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You have to be rich to buy an electric car! Here's why EVs like Tesla Model 3, Hyundai Ioniq 5, MG ZS and Kia EV9 cost so much, and when the prices will come down

The Kia EV9 could cost up to $130,000.

Tesla has just revealed that it’ll be bringing out a totally new model and this one could be the most affordable ever.

It may even be Australia’s cheapest electric vehicle when it arrives. The truth is, the price will probably still put it out of reach for many Aussies - just like the cost of all electric cars. So why do electric cars cost so much and is it worth waiting for the price to come down?

Yep, if you look at how much EVs cost compared to their petrol-powered equals it seems as if electric cars are only for rich people.

Take the MG ZS for example. It’s a small SUV and the petrol version in the Excite grade costs $23,990 drive-away. The electric version in the Excite grade is $44,990 drive-away. You could very nearly buy two petrol ones for that price. 

And the ZS EV is one of the cheapest electric cars on sale in Australia. Only the GWM Ora is more affordable but by just $500.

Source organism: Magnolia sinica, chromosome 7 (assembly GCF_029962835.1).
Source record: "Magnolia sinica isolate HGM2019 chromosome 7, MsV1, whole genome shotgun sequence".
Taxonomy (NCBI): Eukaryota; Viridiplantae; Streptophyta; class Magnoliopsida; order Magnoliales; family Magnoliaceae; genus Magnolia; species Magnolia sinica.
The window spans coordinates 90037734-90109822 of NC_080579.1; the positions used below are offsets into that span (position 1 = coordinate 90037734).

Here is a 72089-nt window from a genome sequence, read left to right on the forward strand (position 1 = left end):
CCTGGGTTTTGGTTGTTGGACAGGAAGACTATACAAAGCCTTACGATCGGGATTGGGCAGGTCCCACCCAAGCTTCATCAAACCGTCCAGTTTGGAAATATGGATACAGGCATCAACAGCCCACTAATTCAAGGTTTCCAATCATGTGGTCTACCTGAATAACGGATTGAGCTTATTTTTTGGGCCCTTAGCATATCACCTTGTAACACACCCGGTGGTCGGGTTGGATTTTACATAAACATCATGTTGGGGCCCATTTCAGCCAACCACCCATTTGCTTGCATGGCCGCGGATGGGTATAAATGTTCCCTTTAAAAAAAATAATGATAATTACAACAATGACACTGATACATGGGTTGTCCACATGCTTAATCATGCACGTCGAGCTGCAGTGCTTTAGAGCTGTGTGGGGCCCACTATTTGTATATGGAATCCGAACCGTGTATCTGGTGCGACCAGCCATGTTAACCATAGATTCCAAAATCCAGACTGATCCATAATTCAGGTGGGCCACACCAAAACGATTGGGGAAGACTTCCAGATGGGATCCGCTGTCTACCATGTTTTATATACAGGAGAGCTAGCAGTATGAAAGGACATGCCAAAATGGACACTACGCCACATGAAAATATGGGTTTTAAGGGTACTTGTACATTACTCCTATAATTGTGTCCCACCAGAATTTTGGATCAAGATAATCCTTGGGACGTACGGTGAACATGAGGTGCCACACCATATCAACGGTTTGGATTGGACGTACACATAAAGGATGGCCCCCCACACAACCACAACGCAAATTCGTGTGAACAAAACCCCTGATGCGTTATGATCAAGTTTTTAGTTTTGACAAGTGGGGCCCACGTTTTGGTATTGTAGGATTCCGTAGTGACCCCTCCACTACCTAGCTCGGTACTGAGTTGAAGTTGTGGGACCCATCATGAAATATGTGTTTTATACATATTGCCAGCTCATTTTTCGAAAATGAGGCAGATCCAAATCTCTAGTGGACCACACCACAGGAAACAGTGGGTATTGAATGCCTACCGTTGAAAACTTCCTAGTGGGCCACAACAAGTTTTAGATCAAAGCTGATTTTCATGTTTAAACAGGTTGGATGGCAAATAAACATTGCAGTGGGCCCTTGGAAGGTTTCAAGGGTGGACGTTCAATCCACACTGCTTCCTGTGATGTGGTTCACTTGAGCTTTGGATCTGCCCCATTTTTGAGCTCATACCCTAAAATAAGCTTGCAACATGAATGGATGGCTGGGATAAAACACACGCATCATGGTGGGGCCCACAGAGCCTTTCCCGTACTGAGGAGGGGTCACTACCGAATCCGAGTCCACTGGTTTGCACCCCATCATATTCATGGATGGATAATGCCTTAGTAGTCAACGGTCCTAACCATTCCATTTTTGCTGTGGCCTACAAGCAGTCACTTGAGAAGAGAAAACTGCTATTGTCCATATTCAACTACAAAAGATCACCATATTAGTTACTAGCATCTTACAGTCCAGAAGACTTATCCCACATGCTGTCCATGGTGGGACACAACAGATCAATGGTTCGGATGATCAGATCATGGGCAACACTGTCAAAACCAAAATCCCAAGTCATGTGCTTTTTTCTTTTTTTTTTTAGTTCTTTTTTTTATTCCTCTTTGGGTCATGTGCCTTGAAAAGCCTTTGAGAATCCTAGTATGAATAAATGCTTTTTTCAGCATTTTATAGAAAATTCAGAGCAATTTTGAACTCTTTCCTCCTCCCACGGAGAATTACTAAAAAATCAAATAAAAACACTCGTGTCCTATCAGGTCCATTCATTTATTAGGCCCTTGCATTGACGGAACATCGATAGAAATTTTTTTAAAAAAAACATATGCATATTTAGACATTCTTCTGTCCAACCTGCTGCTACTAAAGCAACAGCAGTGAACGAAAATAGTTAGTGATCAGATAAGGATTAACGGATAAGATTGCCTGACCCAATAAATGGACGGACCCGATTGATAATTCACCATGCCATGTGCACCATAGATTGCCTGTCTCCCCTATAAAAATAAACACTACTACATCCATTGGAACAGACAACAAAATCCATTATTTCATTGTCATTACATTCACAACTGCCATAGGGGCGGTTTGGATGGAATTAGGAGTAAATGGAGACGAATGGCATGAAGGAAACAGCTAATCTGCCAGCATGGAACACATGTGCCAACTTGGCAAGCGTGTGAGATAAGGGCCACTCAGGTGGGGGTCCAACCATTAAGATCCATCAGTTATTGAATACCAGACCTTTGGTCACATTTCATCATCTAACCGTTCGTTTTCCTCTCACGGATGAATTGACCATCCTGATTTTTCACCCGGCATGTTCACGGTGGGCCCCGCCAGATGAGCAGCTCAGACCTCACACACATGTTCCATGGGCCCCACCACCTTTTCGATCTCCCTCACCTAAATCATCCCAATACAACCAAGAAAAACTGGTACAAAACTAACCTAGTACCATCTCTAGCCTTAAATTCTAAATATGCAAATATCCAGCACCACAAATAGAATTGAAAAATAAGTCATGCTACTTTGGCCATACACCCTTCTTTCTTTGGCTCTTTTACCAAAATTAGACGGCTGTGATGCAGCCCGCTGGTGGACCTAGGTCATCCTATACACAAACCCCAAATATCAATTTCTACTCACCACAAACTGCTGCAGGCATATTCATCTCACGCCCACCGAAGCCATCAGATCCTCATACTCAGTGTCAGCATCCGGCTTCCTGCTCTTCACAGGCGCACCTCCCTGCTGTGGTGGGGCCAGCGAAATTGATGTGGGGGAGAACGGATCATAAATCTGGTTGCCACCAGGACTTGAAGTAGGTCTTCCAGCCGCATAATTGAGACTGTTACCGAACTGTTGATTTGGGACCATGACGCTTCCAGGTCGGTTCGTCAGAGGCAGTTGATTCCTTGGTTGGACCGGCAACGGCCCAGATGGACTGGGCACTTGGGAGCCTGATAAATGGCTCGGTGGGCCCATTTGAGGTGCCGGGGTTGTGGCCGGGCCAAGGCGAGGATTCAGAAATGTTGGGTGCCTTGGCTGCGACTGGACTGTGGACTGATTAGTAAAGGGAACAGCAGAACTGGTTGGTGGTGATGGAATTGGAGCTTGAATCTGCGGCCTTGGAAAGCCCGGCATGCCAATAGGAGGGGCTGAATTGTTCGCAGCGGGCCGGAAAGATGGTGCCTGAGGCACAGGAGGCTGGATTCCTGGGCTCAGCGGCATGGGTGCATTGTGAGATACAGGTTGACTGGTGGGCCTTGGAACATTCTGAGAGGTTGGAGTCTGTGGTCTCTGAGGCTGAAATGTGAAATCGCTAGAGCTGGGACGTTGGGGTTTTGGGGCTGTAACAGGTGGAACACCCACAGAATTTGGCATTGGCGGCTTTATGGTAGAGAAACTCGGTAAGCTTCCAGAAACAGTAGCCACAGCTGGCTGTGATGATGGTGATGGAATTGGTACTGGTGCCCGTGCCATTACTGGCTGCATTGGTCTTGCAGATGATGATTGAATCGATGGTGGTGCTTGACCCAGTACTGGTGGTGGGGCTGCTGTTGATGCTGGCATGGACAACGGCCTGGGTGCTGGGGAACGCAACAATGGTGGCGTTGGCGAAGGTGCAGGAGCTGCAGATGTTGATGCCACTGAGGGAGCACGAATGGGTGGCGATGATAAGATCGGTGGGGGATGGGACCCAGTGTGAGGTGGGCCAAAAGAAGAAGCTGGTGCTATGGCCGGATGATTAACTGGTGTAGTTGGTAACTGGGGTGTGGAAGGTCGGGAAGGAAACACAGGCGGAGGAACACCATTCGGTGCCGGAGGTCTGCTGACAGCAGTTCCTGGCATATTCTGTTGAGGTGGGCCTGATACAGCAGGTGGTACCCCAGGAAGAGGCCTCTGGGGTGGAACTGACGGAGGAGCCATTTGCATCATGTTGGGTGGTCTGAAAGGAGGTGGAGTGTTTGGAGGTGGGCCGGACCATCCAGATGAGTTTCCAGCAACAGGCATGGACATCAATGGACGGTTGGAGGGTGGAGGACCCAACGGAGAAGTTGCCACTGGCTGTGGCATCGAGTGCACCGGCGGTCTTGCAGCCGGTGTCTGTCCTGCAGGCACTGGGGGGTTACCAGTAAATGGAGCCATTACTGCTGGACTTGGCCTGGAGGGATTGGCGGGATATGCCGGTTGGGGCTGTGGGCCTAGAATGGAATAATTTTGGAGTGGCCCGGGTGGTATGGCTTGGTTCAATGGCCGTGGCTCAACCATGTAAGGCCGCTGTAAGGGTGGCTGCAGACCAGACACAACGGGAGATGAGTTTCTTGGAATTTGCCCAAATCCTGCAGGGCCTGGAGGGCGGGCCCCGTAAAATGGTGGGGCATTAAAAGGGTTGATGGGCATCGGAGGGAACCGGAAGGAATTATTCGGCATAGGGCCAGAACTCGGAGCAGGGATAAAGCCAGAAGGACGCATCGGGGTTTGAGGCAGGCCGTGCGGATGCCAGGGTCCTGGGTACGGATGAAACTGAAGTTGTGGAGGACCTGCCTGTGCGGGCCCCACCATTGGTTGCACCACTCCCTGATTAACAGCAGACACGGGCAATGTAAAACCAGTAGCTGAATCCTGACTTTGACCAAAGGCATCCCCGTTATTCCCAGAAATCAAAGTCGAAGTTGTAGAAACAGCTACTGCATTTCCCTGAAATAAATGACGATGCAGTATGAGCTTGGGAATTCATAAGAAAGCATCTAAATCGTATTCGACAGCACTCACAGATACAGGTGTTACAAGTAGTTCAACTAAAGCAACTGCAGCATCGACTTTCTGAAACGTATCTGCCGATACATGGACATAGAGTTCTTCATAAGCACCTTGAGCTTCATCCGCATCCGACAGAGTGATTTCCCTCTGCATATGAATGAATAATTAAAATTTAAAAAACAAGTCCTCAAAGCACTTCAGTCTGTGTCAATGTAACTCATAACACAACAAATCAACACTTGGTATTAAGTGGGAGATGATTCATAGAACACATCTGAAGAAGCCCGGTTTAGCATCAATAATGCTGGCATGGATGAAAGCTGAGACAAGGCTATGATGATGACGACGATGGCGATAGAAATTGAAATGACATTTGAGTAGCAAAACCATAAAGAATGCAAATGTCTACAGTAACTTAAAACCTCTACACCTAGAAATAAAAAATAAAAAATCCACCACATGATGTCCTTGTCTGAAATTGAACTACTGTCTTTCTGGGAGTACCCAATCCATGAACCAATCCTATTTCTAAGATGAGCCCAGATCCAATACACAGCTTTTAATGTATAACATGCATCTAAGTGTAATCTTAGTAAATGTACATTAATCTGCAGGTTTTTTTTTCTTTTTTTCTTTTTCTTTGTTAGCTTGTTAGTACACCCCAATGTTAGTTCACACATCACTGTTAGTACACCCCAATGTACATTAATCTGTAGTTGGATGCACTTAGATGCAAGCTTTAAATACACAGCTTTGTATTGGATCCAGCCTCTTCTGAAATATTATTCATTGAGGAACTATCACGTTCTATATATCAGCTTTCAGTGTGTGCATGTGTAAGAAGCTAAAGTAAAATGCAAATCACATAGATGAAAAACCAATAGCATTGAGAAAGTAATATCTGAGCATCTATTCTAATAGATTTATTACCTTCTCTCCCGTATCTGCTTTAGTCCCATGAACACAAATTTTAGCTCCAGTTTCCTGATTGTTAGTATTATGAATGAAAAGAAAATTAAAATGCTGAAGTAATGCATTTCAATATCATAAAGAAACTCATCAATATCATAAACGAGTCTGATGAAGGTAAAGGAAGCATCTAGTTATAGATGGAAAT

For many Aussies, $40K is way outside the budget and so a new electric vehicle is unattainable.

Even if you do have a bit more money to spend, you’ll still feel the electric car premium sting. Look at these prices: a Nissan Leaf is $50,990 before on-road costs, a Mazda MX-30 is $65,610, a Kia EV6 starts at $72,590 and a Hyundai Ioniq 6 begins at $74K. And these aren’t even prestige brands.

So why do electric cars cost so much? Hyundai’s senior manager of Future Mobility Scott Nargar said the technology in electric cars, and particularly the battery, are expensive and this cost is passed onto the consumer. 

“You’re basically paying for that technology,” Nargar said. “The electric motors, the batteries especially, are quite expensive.”

The MG ZS-EV in the Excite grade is ,990 drive-away, almost double the price of the petrol version.

“Everybody is after the same very limited supply of raw materials for batteries. There are already very established mining industries for cobalt and copper, but it’s the lithium which goes into lithium-ion batteries which adds that big cost to them.”  

Lithium-ion batteries are the most common type of electric vehicle battery and are chosen for their combination of high density and light weight. 

Nargar said that as electric cars have become more popular the batteries have increased in price.

“There’s about six different battery manufacturers and huge demand for a limited amount of batteries.”

Like Hyundai, Kia has seen electric vehicles take prices where no Kia has gone before. The top grades of the EV6 push $100K and the upcoming EV9 large SUV will be as much as $130,000.  

The Nissan Leaf is ,990 before on-road costs.

Kia Australia’s product manager Roland Rivero points to the same reasons for the price of electric vehicles.

“Battery costs (raw materials which make up the battery) aren’t coming down and supply in general has been tight relative to demand,” he said.